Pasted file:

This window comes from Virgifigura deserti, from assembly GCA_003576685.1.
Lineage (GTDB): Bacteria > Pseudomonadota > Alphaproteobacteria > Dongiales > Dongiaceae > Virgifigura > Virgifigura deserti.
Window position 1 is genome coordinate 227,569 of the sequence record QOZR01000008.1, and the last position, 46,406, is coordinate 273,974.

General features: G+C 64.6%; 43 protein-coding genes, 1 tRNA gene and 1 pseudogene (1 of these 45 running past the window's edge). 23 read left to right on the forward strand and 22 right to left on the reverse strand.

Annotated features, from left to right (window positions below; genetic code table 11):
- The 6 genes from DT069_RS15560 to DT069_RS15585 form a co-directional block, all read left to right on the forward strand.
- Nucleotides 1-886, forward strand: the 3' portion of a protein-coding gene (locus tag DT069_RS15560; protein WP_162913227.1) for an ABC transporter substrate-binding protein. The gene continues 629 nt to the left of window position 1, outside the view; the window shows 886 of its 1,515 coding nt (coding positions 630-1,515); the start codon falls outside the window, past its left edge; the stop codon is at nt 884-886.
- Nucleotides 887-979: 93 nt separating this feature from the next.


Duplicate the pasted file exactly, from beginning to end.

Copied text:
This window comes from Virgifigura deserti, from assembly GCA_003576685.1.
Lineage (GTDB): Bacteria > Pseudomonadota > Alphaproteobacteria > Dongiales > Dongiaceae > Virgifigura > Virgifigura deserti.
Window position 1 is genome coordinate 227,569 of the sequence record QOZR01000008.1, and the last position, 46,406, is coordinate 273,974.

General features: G+C 64.6%; 43 protein-coding genes, 1 tRNA gene and 1 pseudogene (1 of these 45 running past the window's edge). 23 read left to right on the forward strand and 22 right to left on the reverse strand.

Annotated features, from left to right (window positions below; genetic code table 11):
- The 6 genes from DT069_RS15560 to DT069_RS15585 form a co-directional block, all read left to right on the forward strand.
- Nucleotides 1-886, forward strand: the 3' portion of a protein-coding gene (locus tag DT069_RS15560; protein WP_162913227.1) for an ABC transporter substrate-binding protein. The gene continues 629 nt to the left of window position 1, outside the view; the window shows 886 of its 1,515 coding nt (coding positions 630-1,515); the start codon falls outside the window, past its left edge; the stop codon is at nt 884-886.
- Nucleotides 887-979: 93 nt separating this feature from the next.